William Christensen: Mormon Dancer

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William Christensen Mormon Dancer

William F. Christensen, known professionally as Willam, was a ballet dancer, ballet master, artistic director, and professor of theatre ballet. He created what is known today as Ballet West.

Christensen was born on August 27, 1902, in Brigham City, Utah. His grandfather Lars Christensen taught Danish folk dances and social dances to the youth in Brigham City. From both his grandfather Lars and his father, Christian, he learned a love of music. He was taught ballet from his uncle Peter. He later studied in New York with Stefano Mascagno, Michel Fokine, and Ivan Novikoff. For a time he danced with his brothers Harold and Lew in various vaudeville troupes. He left vaudeville in 1932 and moved to Portland, Oregon, where he taught at his uncle Moses’s dancing school until he opened a ballet school. In 1937, he became a soloist in the San Francisco Opera Ballet (now known as San Francisco Ballet) and within a year was appointed ballet master and choreographer. While there, he created the first full-length version of Swan Lake (1940) and the first complete production of Nutcracker (1944) in the Western hemisphere. Chris Barton wrote a book entitled The Nutcracker Comes to America: How Three Ballet-Loving Brothers Created a Holiday Tradition. His ballet was created a decade before George Balanchine's production and helped establish the tradition of presenting this Tchaikovsky ballet as part of the Christmas celebration.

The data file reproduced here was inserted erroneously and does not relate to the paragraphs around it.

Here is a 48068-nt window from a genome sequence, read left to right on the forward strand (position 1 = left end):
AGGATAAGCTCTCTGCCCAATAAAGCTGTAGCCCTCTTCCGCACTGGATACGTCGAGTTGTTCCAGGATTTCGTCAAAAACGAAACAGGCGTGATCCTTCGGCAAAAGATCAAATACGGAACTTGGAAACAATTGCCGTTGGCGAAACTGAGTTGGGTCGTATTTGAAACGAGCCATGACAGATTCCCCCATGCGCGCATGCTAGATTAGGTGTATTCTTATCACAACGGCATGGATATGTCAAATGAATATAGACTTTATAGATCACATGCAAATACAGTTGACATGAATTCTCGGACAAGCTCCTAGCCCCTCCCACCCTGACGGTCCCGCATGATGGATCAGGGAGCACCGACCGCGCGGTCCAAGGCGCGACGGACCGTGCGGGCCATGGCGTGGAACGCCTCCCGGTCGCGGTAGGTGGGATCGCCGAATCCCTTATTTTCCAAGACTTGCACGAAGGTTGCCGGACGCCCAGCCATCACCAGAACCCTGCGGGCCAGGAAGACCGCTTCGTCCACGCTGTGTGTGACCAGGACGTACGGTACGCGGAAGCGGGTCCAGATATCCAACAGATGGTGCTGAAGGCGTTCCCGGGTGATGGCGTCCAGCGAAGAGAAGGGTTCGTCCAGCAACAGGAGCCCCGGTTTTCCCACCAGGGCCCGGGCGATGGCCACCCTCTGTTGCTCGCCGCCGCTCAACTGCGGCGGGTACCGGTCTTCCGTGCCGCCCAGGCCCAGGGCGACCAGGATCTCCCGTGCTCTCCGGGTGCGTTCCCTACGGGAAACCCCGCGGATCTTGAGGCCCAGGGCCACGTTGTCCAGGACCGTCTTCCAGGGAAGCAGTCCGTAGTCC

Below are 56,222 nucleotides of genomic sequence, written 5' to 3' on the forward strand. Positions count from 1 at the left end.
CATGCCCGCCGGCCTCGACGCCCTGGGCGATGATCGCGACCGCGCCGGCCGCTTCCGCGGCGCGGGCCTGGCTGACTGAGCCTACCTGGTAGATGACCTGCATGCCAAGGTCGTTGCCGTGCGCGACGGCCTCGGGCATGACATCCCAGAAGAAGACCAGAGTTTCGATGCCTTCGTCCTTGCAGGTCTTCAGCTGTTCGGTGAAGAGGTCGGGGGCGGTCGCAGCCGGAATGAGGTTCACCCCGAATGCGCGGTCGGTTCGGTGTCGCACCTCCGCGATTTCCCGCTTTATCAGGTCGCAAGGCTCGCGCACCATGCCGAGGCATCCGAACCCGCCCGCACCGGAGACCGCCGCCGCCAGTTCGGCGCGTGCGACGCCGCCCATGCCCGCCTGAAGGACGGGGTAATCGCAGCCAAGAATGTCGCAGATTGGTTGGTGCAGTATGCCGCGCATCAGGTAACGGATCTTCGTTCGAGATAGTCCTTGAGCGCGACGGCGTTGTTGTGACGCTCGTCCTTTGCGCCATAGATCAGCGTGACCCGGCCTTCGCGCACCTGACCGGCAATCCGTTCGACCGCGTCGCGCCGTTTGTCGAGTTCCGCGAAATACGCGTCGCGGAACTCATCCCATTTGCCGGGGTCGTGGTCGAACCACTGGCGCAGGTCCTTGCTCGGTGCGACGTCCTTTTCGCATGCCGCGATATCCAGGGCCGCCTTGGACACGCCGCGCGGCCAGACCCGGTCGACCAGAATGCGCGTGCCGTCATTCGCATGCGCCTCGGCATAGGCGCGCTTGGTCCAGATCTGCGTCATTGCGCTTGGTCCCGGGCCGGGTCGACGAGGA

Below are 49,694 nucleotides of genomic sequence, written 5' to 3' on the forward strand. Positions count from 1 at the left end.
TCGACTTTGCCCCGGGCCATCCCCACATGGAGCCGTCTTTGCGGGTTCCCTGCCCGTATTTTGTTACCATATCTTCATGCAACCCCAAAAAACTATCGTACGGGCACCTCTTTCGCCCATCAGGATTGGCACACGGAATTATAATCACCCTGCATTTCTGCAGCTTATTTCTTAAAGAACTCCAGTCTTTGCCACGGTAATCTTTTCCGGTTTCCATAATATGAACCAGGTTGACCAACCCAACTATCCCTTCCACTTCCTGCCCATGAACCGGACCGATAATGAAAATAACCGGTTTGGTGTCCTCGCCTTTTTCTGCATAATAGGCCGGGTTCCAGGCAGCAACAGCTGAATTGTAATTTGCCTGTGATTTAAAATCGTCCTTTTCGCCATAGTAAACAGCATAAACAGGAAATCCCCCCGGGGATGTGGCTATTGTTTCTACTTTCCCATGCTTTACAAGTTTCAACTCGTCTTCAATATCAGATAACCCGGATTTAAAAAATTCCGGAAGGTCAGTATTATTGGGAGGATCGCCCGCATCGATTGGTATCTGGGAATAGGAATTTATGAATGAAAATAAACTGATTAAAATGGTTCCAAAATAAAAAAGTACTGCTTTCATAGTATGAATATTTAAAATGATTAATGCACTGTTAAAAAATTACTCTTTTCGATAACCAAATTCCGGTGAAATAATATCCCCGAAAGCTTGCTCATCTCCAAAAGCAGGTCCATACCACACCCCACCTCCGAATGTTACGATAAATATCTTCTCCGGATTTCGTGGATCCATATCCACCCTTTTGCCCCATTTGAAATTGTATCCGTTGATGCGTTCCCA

In 1951, Christensen left San Francisco Ballet under the direction of his brothers Harold and Lew and became a professor of theatre ballet at the University of Utah, where he established the first school of ballet at an American university. He created the Utah Civic Ballet in 1963, which became Ballet West five years later. He retired as director in 1978 and then directed his own Christensen Ballet Academy.

Christensen and his brothers Harold and Lew are credited with helping ballet flourish in the United States. They received the Dance Magazine Award in 1973 and the Capezio Dance Award in 1984. William also received the honor of Distinguished Teaching and Distinguished Research Professor in Recognition of Creative Achievement from the University of Utah. In 1973 he was given the honorary degree of Doctor of Fine Arts from the Utah State University. He was elected to Phi Beta Kappa at the University of Utah in 1982. In 1992, San Francisco Ballet honored him by dedicating the new school library in his honor.

Christensen was a member of The Church of Jesus Christ of Latter-day Saints. He was married twice (he married Florence Goeglein after his first wife, Mignon Lee, passed away) and was father to two children. He died on October 14, 2001.